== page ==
Claims made policies provide coverage for claims first made during the policy period, but only if the insurer is provided with timely notice of claim. Most claims made policies allow policyholders to provide insurers with a notice of circumstances that may give rise to a claim in the future, in order to make the date of the notice of circumstances as the claims made date for any future claims. A recent Sixth Circuit considered a situation in which a policyholder attempted to provide notice of circumstances, even though, the court later concluded, a claim had already been made. The appellate court concluded that because the policyholder’s notice omitted the circumstance the court considered to represent a claim, the attempted notice was insufficient to provide notice of the actual claim. The court’s decisions raises questions about policyholder’s notice obligations under the policy. The Sixth Circuit’s July 10, 2018 decision can be found here.



Background Regarding FHA Loan Investigation and Settlement

First Horizon National Corporation conducts banking business through a wholly-owned subsidiary, First Tennessee Bank, N.A. On April 27, 2012, the U.S. Department of Housing and Urban Development (HUD) and the U.S. Department of Justice (DOJ) began investigating First Tennessee’s loan–origination services for Fair Housing Act (FHA) loans. The investigation began with an April 2012 HUD document subpoena. In June 2012, the DOJ issued a Civil Investigative Demand requesting interrogatory responses. Subsequent document requests and depositions followed


In May 2013, DOJ and HUD representatives met with First Horizon and its counsel regarding the FHA investigation.  Among other things, the government’s presentation included a summary of preliminary findings that First Tennessee was in violation of the FCA and outlined theoretical damages in excess of $1.19 billion. The investigation continued thereafter. In February 2014, the DOJ and First Horizon entered a tolling agreement in which the DOJ agreed not to file a lawsuit against First Horizon on or before March 2014. The tolling agreement ultimately was extended several times.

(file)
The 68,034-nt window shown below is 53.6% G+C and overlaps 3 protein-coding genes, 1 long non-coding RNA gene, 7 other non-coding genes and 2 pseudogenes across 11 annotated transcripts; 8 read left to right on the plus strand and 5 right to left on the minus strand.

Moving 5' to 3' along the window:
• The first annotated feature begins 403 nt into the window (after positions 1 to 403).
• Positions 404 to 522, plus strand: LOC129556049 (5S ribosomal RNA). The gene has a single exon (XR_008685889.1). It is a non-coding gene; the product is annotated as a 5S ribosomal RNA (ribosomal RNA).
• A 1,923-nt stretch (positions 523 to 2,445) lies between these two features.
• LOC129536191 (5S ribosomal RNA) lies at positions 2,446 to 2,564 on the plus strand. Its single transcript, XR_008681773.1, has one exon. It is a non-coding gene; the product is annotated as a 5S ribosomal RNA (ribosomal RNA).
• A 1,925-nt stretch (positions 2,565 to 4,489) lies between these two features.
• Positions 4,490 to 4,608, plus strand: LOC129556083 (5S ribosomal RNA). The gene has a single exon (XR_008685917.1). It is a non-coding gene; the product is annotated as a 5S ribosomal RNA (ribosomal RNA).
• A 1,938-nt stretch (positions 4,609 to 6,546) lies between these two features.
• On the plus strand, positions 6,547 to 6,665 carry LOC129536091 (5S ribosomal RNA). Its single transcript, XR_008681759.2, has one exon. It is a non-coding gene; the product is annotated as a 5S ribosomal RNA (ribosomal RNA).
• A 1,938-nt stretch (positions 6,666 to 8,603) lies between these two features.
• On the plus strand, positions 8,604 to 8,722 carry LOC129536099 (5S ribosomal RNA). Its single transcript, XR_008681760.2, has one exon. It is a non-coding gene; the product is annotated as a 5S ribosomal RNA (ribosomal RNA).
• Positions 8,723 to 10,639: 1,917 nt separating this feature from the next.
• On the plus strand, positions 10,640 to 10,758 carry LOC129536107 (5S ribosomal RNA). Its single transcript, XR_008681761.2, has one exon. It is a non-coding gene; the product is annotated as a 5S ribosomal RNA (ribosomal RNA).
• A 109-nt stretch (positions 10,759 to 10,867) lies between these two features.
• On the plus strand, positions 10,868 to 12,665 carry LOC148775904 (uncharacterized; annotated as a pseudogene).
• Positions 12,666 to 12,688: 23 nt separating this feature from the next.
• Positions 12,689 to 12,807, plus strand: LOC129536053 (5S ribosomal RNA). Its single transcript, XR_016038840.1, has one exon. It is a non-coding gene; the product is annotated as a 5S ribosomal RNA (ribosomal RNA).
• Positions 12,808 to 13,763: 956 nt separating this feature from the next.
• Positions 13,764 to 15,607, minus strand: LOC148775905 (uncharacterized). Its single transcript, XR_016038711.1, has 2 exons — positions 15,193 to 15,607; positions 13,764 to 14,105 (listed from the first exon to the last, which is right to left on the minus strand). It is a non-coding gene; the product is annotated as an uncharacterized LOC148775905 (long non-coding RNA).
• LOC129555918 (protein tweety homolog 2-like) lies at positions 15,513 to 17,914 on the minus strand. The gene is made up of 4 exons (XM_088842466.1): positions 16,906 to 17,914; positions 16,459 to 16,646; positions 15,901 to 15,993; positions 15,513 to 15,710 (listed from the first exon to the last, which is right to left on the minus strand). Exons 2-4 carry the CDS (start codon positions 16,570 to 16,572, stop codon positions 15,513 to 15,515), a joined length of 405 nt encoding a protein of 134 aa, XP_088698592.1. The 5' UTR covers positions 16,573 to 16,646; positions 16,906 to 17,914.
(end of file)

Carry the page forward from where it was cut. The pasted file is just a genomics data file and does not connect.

On April 29, 2014, a DOJ representative communicated an oral offer to settle the ongoing investigation for payment of damages of $610 million. The offer was confirmed in writing by email. The email included a list of mortgages the government contended were deficient and that had been used as the basis to calculate the settlement offer.


In December 2014, First Horizon again met with representatives of DOJ and HUD, in which the government provided a detailed presentation about its investigation of mortgage deficiencies.


In early 2015, First Horizon made a series of settlement proposals. In June 2015, the parties reached a written settlement agreement in the amount of $212.5 million.


Background Regarding Insurance Issues

During the policy period August 1, 2013 through July 31, 2014, First Horizon maintained a program of E&O insurance consisting of a primary policy and seven excess policies.


On May 27, 2014 – that is, during the policy period and about a month after the April 29, 2014 $610 million settlement offer — First Horizon provided the insurers with what it described as a “notice of circumstances that may give rise to a claim” (NOC). Among other things, the NOC stated that since 2012, First Horizon had been “cooperating … in a civil investigation regarding compliance with [FHA] requirements.” The NOC stated that “discussions between the parties are continuing” and that “the investigation could lead to a demand or claim under the Federal False Claims Act.” The notice stated further First Horizon “is not able to predict the eventual outcome of this matter,” adding that the government had “established no liability for this matter,” and that First Horizon “is not able to estimate a range of reasonably possible loss.” The NOC did say that the aggregate value of the loans under investigation was over $8 billion. The NOC did not mention the $610 million settlement offer or the tolling agreement.


Following the ultimate settlement of the FHA matter, First Horizon sought indemnity from its insurers for the settlement amount. The insurers denied coverage for the settlement on a number of grounds. First Horizon filed an action seeking a judicial declaration that the settlement amount was covered. The parties filed cross-motions for summary judgment.


As discussed here, in a June 23, 2017 opinion, Western District of Tennessee Sheryl Lipman ruled that FHA’s April 2014 settlement offer represented a Claim within the meaning of the policy and that First Horizon’s May 2014 NOC was insufficient to provide notice of the claim that had already arisen.


After noting that the May 2014 notice did not refer to the $610 million settlement offer that the bank had received just a month earlier, Judge Lipman stated that “the general, boiler-plate language contained in the NOC was not sufficient notice.” She concluded that to permit First Horizon to rely on the May 2014 NOC as notice of the April 2014 Claim “defeats the policy behind a claim-made policy, where the purpose of the notice requirement is to inform the insurer of its exposure to coverage.” First Horizon appealed Judge Lipman’s ruling.


Relevant Policy Provisions 

The primary policy defines the term  “Claim” to mean: “(1) any written demand for monetary, non-monetary or injunctive relief; (2) any civil proceeding commenced by service of a complaint or similar pleading; (3) any arbitration, mediation or other similar dispute resolution proceeding; (4) any criminal proceeding commenced by return of an indictment; or (5)any administrative or regulatory proceeding commenced by the filings of a notice of charges, written request to interview, formal investigative order or similar document.”